Mariah Watchman of 'America's Next Top Model' Boosts Crow Congressional Candidate


Jason Ward kicked off his 2012 election in style, with a little help from Indian country's next top model.

Ward, a Crow tribal member, wanted the March 24 "Runway to Congress" fashion show fundraiser event in Billings, Montana to not only highlight his initial foray into the political arena, but showcase how one could use Native heritage as a source of strength and inspiration. Ward, a Democrat, aims to replace Republican Denny Rehberg in the U.S. House of Representatives. Rehberg is running for the U.S. Senate.

“I wanted to show that if you come from the reservation, that doesn’t mean there are limits. If you have a dream and want to step forward, you can do it,” Ward said. “A lot of people think that because you’re from a reservation, you have to be stuck there, and have a mentality that limits their dreams. Having a Native American run for U.S. Congress should inspire other people to follow their dreams as well.”

Among those also headlining the event and following their dreams were America’s Top Model Contestant Mariah Watchman (Confederated Tribes of The Umatilla Indian Reservation), LA Fashion designer Bethany Yellowtail (Crow and Northern Cheyenne), and fashion photographer Anthony “Thosh” Collins (Pima and Osage). Jeremy Stands Over Bull (Crow) organized and emceed the event.

“Jeremy told me how Jason Ward was Native and running for Congress," Watchman said. "And I had seen a couple of Bethany Yellowtail’s dresses on Facebook, and I loved them. So as soon as I heard Bethany was in on it, and it was going to be a fashion show and we were supporting so many different things, I just knew I wanted to be a part of it.”

Watchman is a rising star, an established professional model who has already inspired many young American Indian models with her (undeservedly brief) run on America's Top Model. Prior to the event, she tutored the local Native models who would later share the runway with her. “These young girls know of me, and know of Top Model, and know what I’ve done," she said. "I just want them to know that I’m here, personable and approachable, and I want them to know they can talk to me anytime. I‘m just trying to be a good teacher and pass along the experiences I've had.”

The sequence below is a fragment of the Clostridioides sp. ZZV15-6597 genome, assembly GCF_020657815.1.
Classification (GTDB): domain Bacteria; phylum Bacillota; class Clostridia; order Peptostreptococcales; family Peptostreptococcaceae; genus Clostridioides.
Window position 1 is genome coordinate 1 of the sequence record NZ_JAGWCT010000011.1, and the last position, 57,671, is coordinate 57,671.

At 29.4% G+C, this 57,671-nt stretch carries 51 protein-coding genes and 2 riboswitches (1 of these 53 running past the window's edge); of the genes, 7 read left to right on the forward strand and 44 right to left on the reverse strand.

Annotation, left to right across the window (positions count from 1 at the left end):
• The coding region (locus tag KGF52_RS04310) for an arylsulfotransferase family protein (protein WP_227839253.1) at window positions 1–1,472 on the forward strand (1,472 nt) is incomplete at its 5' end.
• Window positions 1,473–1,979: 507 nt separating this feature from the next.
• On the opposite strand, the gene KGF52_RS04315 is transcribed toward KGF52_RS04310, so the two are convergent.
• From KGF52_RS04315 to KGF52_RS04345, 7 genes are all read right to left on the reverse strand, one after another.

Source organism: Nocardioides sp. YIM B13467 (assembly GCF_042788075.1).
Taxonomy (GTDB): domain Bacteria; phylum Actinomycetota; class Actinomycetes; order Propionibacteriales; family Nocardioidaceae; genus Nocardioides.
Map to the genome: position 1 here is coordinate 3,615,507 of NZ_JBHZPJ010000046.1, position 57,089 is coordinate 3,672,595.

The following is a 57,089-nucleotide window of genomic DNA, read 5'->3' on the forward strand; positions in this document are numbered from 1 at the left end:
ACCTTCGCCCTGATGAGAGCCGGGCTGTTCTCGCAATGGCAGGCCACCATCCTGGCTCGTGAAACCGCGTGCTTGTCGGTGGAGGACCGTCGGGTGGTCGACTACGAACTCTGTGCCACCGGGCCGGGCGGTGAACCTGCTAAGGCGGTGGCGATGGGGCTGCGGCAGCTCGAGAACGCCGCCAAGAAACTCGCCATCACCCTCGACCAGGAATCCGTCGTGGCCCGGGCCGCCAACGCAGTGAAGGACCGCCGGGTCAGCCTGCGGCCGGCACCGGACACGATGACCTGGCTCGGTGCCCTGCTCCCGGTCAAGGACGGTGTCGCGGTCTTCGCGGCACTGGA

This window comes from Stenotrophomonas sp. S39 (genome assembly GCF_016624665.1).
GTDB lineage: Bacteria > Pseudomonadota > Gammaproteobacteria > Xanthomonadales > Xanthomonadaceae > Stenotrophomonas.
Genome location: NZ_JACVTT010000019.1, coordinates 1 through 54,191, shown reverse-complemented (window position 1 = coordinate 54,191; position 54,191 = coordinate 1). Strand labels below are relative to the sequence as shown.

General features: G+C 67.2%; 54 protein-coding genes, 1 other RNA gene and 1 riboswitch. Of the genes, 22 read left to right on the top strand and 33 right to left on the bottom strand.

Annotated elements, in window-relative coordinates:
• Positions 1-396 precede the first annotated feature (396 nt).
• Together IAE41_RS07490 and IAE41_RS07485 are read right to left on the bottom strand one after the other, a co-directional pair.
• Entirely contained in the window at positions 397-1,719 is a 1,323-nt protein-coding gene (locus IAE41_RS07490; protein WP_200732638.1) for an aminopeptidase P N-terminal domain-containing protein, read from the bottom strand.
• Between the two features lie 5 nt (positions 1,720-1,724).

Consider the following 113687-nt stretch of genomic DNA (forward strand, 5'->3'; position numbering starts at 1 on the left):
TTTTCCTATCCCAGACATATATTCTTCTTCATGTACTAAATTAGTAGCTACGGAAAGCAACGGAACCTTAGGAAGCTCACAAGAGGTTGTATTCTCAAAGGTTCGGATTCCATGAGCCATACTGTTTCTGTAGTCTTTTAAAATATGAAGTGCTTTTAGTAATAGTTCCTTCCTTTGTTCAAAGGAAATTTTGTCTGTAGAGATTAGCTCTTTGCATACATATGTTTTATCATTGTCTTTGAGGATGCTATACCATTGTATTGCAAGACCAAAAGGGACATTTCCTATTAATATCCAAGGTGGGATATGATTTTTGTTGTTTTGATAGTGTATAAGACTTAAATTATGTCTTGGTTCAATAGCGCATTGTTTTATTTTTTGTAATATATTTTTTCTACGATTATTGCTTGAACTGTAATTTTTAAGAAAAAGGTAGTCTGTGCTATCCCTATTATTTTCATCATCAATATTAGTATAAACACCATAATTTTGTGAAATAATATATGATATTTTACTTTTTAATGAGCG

Stands Over Bull described the gathering as “probably the biggest fashion event to hit our area” and joked that the red carpet entrances had him thinking he was at a film premiere in Hollywood. It might not have been the most natural fit for the humble Ward—who describes himself as “just a regular guy” who grew up farming on the reservation while doing other jobs like road construction to supplement his income—but the show kept a distinct Montana feel. The first item raffled off was a rifle—a nod to Ward’s pro-Second Amendment stance.

Various speakers expressed their support for Ward, and an America’s Next Top Model episode featuring Watchman was shown. Along with Ward, another star of the evening was 23-year-old designer Yellowtail, who grew up in Wyola, on the Crow Reservation. She has worked for BCBG Max Azria and is headed to the design team for Baby Phat, and recently debuted her designs at the March 1 Reservation Economic Summit in Las Vegas. Most of Yellowtail’s comments were reserved for praising her colleagues, however.

“We’re lucky to have Mariah and ‘Thosh’ Collins here,” Yellowtail said. “They’re movers and shakers in Indian country, and especially in the modeling industry where it’s so hard to break out. Mariah Watchman is going to be one of the most iconic women in pop culture and Indian country. She’s always about representing Indian country.”

Native models showed off Yellowtail’s dress designs to much applause, with Watchman herself modeling the last one. In closing, both Collins and Watchman gave a brief speeches in their Native tongues thanking the events organizers.


“This is a dream that I’ve been working on for a real long time," Watchman also said. "For me, the only reason I wanted to be a Native American supermodel was to have a voice to create positive change across Indian country. We‘re all Native Americans making huge moves in the fashion industry, in pop culture, in mass media, and in the mainstream to let people know we’re here, and we‘re going to start pushing all the way completely!”

Ward concluded, “I hope that our guests here have shown you that you don’t have to forget about your heritage and the values of your forefathers to make a difference and move forward. You can be as great as you want to be. You just have to have the faith to move forward.”